While the Kang is still firing at Death’s Head, Human Torch hits him with a nova blast, killing him instantly and without pity. Chairman Kang recognises Terminatrix and leaps off the sled to save himself. Human Torch/Terminatrix pursue him into the core of the construct – which is a black hole. The sled races after Torch, as Chairman Kang is sucked into the black hole and killed.
Looking around, Sue realises that the construct was actually Galactus, intent on devouring the whole universe. To make matters worse, the black hole is pulling them in…
Not perhaps the best of stories for the casual reader. There’s lots of action, and it tears along at a ripping pace, but there’s not much else. Since it’s part of a bigger story arc, the characters don’t noticeably develop (I assume there will be some ramifications from Johnny’s possession), and the villains don’t really add much tension, since their schemes are either far-reaching (like whatever Terminatrix has planned) or immediate (the succession of Kang attacks).
But I doubt this was intended to draw in Death’s Head’s fanbase to the Fantastic Four title, and he is serving the comic more than it is serving him. Indeed, he does make a pretty good guest star: his motives are clear and in-character, and he adds something to the group (Kang-busting weapons and a mean interrogation technique) without hogging the limelight. Even his rather-convenient departure from the story is useful to the plot, allowing Torch to ‘overreact’ and kill the Kang.
Simonson’s characterisation of the mechanoid is very good. Death’s Head is competent, adaptive and always businesslike (he remembers that Reed betrayed him in their original deal, but quickly dismisses revenge as unproductive). His interrogation of the lizard-Kang is a nice character moment, and wins the approval of the similarly no-nonsense Grimm (it somehow fits that those two would find common ground).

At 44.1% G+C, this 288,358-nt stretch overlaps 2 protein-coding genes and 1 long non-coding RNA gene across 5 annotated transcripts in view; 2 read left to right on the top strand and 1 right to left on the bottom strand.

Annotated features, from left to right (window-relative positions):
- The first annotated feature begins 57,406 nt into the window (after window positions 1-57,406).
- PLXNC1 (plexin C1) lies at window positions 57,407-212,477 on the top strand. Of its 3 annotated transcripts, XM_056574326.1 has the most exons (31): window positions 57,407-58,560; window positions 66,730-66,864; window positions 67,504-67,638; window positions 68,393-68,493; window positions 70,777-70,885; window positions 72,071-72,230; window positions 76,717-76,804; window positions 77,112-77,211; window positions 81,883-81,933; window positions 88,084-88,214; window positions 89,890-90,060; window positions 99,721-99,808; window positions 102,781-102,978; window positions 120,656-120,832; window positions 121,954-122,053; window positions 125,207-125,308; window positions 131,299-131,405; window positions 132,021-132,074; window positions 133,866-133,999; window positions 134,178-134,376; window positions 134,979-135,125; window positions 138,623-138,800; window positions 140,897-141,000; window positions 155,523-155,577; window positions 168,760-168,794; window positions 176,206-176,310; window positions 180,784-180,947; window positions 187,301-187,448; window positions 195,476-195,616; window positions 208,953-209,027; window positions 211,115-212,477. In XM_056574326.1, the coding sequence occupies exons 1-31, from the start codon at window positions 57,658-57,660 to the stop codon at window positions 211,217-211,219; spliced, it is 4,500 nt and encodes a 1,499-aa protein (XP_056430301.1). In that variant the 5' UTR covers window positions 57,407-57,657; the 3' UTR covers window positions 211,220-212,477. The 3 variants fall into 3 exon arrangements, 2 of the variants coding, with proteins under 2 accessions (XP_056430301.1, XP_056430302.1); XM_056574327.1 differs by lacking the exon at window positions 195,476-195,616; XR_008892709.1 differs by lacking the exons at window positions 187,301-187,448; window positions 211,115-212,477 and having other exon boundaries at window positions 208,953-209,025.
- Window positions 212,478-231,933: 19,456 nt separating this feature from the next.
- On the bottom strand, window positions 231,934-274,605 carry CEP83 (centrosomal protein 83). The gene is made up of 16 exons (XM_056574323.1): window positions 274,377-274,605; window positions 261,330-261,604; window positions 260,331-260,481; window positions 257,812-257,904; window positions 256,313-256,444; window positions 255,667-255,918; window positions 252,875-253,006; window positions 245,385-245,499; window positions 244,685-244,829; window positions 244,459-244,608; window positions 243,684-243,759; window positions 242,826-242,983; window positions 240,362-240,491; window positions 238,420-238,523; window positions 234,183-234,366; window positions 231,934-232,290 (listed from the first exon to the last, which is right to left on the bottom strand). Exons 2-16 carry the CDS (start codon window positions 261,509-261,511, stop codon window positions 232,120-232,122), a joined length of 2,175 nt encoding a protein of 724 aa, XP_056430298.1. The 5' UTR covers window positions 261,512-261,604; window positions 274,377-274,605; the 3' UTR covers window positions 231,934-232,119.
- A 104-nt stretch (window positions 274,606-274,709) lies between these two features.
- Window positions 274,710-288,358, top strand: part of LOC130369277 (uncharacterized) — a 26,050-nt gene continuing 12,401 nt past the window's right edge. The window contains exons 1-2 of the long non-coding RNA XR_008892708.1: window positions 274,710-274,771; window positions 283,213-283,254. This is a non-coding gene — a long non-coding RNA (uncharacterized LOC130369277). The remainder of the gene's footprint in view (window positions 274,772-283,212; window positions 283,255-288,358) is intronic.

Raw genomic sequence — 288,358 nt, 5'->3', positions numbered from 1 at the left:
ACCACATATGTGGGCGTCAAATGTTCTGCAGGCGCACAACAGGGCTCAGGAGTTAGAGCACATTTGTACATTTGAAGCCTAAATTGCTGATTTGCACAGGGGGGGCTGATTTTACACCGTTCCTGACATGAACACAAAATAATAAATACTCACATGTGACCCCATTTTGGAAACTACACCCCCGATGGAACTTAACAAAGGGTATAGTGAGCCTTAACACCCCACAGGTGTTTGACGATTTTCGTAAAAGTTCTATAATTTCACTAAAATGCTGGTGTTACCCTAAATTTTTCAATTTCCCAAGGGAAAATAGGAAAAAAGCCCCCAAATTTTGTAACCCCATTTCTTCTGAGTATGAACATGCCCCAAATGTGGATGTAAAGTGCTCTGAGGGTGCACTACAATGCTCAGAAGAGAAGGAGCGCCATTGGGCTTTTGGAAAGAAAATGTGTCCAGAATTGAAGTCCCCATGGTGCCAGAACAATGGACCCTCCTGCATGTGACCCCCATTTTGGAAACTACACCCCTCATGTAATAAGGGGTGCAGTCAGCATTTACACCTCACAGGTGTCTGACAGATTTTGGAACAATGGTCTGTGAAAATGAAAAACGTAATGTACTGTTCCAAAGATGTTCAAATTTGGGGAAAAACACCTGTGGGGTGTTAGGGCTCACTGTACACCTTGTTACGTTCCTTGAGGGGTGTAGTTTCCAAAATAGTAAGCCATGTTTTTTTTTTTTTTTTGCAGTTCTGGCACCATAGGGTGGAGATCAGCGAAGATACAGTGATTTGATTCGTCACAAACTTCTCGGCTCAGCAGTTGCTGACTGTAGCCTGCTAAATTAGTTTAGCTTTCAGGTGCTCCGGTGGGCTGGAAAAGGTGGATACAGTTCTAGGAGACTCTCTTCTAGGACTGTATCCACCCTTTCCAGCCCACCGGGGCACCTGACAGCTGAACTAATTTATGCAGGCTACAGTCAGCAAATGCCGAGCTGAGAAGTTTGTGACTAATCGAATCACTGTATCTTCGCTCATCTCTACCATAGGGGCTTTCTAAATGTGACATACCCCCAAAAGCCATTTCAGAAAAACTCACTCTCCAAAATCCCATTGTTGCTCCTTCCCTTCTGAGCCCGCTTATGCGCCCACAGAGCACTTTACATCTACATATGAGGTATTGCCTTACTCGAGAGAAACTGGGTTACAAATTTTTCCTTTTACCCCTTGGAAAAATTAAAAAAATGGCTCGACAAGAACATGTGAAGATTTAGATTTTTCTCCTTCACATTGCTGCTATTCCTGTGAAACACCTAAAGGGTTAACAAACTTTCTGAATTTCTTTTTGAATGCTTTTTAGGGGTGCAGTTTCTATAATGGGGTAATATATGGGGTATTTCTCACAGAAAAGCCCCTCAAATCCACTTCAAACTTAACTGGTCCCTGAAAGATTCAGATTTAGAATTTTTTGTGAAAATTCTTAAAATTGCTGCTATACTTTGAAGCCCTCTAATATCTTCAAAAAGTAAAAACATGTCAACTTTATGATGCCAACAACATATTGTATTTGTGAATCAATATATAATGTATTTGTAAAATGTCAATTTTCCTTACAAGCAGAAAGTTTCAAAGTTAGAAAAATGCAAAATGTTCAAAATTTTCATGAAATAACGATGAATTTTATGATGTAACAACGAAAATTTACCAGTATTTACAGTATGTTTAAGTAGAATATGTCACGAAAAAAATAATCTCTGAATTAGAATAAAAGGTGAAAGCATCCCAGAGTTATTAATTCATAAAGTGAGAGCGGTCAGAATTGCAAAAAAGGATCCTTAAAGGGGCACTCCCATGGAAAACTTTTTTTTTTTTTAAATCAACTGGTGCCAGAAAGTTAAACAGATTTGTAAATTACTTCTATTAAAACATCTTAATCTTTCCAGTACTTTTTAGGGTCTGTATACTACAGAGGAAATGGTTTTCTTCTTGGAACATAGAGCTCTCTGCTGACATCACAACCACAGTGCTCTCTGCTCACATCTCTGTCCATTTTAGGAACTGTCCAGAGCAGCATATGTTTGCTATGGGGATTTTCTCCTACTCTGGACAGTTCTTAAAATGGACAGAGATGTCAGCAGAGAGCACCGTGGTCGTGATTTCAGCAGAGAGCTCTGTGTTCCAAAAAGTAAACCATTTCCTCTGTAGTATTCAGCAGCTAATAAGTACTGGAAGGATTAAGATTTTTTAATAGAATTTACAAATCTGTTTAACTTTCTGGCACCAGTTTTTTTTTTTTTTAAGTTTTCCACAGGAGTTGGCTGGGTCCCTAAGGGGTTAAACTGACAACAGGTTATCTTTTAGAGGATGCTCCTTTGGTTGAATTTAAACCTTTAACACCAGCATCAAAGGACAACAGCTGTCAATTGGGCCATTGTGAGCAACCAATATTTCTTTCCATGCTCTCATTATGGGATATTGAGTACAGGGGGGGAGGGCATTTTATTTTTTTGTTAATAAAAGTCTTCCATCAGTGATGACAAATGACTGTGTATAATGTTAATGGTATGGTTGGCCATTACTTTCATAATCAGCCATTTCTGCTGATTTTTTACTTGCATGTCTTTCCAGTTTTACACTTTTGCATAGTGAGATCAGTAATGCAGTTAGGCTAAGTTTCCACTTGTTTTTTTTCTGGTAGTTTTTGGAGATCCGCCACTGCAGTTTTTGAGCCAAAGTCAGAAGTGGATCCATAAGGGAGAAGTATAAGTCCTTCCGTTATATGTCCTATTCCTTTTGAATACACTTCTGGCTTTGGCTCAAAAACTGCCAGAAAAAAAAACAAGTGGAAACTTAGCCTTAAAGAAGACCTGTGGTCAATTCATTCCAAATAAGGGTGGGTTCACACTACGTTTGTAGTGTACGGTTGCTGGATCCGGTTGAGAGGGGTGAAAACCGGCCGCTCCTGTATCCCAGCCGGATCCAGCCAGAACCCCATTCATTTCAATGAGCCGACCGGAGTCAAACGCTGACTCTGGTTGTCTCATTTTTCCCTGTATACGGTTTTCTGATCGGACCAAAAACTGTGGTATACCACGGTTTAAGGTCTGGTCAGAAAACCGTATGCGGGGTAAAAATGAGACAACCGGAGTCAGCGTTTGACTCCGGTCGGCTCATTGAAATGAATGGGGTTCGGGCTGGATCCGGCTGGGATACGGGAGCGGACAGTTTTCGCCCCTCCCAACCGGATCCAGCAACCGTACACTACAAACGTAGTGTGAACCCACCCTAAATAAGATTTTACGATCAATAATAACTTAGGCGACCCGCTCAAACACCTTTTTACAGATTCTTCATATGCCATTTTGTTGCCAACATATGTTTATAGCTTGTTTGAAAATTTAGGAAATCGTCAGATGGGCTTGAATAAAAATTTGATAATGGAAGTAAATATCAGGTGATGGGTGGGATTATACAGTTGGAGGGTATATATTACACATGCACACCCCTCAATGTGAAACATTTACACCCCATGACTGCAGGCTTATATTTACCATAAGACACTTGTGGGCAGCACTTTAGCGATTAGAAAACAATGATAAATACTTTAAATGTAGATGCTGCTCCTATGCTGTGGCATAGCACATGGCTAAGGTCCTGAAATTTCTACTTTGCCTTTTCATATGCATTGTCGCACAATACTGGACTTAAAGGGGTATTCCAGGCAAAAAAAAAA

Simonson does a good job with Death’s Head’s verbal style, although it’s a pity that his first appearance has a somewhat clumsy, “All systems green! Arrived at destination, I have!” which makes him sound like Yoda. But for that, and maybe lacking a few dry witticisms, the character is barely discernible from Furman’s version. It’s a testament to the strength of the character (and the writing) that it can be passed around so easily.
The artwork is a little disappointing, particularly after the excellent Simonson cover to issue 9. There is some nice movement in there, but the line work seems a little rushed and some panels could have really benefited from a dedicated inker. The colouring seems uninspired, even taking into account the more limited number of colours on US comics, and sometimes the sense of scale can’t match the rhetoric (such as trying to depict a machine the size of a galaxy.) Perhaps this was in keeping with the style of the title, but it didn’t encourage me to buy more issues to find out.
A housekeeping note about the order of the reviews: chronologically, and in the collected works, the She-Hulk story came before this one. But it makes better narrative sense to have the Fantastic Four issue first, and so…
Next week: Death’s Head takes on She-Hulk and a host of bargain-basement bad guys in Sensational She-Hulk 24: “Priceless!”
The Fantastic Four #338 was republished ‘Death’s Head Volume 2’.